To understand the concept in detail, dive into this article and sort out all your ambiguities related to the topic.
What is sudo command?
Sudo here is an abbreviation for SuperUser Do. If you want to access several restricted files or operations, use this command.
The sudo command elevates some of the privileges that allow users to complete tasks without the need to log in as the root user.
Whereas, the standard user accounts do not have the permission to perform sensitive tasks, for instance, to view the content of the root directory and so on.
Sometimes, it helps to reduce some unfortunate incidents, where the commands are used accidentally that may have major consequences. Wrong with that it also protects the system from several intruders that may cause harm.
Additionally, at times, when you want to run as an administrator, you can use the sudo command, which grants you privileges to carry out sensitive tasks.
Now, what is sudoers? Let’s understand!
There are several methods to give sudo privileges to a user and one option is to add the user to the sudoers file.
This file inhibits the information and data about the record of users and groups that have sudo privileges. It also tells the level of the privileges.
There is another method where you can add the user to the sudo group. This sudo group is mentioned in the sudoers file. But when we talk about Ubuntu, by default all the members of the sudo group have sudo access.
Now that you have decent information about the concept of sudo command as well as sudoers, let us quickly hop on to our core segment.
Before we start, here are the prerequisites.
- System with Ubuntu
- Access to root user account having sudo privileges
- Terminal window
Firstly, understand the concept to add a sudo user.
How to add a sudo user on Ubuntu?
- Create a new user: login to the system as a root user having sudo privileges.
- Navigate to your terminal window and type this command as stated next:
- This command assists you in creating a new user along with the home directory as well as a group.
- There may occur an error message stating that you do not have sufficient privileges. Do not worry and simply enter this command:
sudo adduser newuser
- Here you can set any username as per your wish in the place of newuser. The next step is to set a password and retype it to confirm.
- An additional set of information appears on the screen. It is optional to fill these fields and you can skip them by hitting Enter.
Congratulations! you have successfully created a new user.
Now the next step is to add this user to the sudoers file. Let’s begin!
How to add users to the sudoers file?
The pseudo privileges of both the users and groups are well elaborated in the /etc/sudoers file.
If you add the user in this file, you have the option to configure custom security policies as well as to grant customised access to the commands.
Additionally, you can also modify the sudoers file to configure the user sudo access in the /etc/sudoers.d directory. The sudoers file consists of all the files of this directory.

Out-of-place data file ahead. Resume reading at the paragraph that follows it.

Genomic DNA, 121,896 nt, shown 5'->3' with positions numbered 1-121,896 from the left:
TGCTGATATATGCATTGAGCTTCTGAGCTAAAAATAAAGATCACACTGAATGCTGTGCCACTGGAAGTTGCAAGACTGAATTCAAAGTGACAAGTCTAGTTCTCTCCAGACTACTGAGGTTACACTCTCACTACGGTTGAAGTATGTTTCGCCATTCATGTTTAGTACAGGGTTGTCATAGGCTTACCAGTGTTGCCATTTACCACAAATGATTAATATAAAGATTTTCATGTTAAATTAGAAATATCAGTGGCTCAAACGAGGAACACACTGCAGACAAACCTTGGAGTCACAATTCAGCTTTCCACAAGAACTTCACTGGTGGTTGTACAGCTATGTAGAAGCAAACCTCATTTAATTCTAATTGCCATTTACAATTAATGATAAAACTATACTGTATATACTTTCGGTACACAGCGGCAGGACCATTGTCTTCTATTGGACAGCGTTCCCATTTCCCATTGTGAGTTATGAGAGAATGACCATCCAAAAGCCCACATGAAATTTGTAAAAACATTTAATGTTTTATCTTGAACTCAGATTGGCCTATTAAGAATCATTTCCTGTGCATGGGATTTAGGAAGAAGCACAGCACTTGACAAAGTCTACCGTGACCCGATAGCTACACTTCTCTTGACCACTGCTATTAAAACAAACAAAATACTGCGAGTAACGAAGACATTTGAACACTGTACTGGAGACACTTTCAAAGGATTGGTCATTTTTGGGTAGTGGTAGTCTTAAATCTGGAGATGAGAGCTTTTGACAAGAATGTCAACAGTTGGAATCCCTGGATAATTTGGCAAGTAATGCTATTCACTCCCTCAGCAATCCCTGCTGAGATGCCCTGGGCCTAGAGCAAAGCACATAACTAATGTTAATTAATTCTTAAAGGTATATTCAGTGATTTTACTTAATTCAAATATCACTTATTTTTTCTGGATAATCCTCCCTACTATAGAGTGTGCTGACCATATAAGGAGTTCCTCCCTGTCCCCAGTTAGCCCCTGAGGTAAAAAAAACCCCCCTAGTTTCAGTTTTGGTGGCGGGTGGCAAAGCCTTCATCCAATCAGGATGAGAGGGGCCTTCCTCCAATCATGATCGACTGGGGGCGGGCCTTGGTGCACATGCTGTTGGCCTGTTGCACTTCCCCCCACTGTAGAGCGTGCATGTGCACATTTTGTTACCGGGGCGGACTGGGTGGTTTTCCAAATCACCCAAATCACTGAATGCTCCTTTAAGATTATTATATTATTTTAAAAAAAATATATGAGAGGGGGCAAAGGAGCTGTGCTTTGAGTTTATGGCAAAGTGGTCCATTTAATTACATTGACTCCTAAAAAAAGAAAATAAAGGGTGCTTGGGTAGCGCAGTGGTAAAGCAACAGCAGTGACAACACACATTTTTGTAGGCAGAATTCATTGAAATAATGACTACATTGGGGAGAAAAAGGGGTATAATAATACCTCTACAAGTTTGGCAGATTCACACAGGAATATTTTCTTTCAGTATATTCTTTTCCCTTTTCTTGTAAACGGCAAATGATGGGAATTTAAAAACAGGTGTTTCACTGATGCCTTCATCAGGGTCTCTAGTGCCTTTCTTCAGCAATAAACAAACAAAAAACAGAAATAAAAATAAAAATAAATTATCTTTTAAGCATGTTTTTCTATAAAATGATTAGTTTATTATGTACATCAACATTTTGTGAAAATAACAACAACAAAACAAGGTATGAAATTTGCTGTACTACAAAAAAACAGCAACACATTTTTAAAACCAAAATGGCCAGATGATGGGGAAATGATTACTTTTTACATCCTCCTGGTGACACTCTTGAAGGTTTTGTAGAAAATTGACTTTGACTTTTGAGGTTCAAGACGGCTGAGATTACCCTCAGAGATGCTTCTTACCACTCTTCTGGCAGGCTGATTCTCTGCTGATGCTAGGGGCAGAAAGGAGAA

If you ever wish to edit the file, use:
Once you save it this command helps you to scan the file to check the syntax errors, if any. This is important because if there are any persistent errors, the file does not save.
Moreover, in case you open the file in a text editor, you may end up losing sudo access. So beware.
Moving on, when we talk about visudo, it uses vim text editor to open /etc/sudoers file. Besides, if you are not well acquainted with vim, you can also modify your default editor by executing the following demand:
Now, suppose the user does not wish to enter a password at the time of running pseudo commands. To grant this privilege, open /etc/sudoers file. Type the below-stated command:
Reach the bottom of the page and type:
username ALL=(ALL) NOPASSWD:ALL
Now, save this file and exit. Also, you must change the username with the same username that you wish to grant access to.
You can also limit the commands that you want the user to access, with the help of sudo. Suppose, you only want to allow mkdir and rmdir commands, then type this command and execute:
username ALL=(ALL) NOPASSWD:/bin/mkdir,/bin/rmdir
This is how you add users to the sudoers file.
Additionally, if you also wish to add the user to a pseudo group you may follow these steps.
How to add users to a sudo group?
If you wish to grant sudo privileges to a user, you can simply add them to the sudo group. The members of this group can easily execute commands as root through sudo.
In order to add a user to the group, you can use the following command:
usermod -aG sudo username
This command successfully grants sudo access. Otherwise, you can also be assured by running the whoami command. Take a look.
The next window may show an error saying, the user is not in the sudoers file. It shows that the user does not have sudo privileges.
As it is clear that it is not a complicated task to grant sudo access to a user or add a user to sudoers. You just need to follow some simple steps and you are good to go.
We hope that this article proves beneficial to you and helps you to clear your ambiguities related to the topic.
Keep practising, keep learning!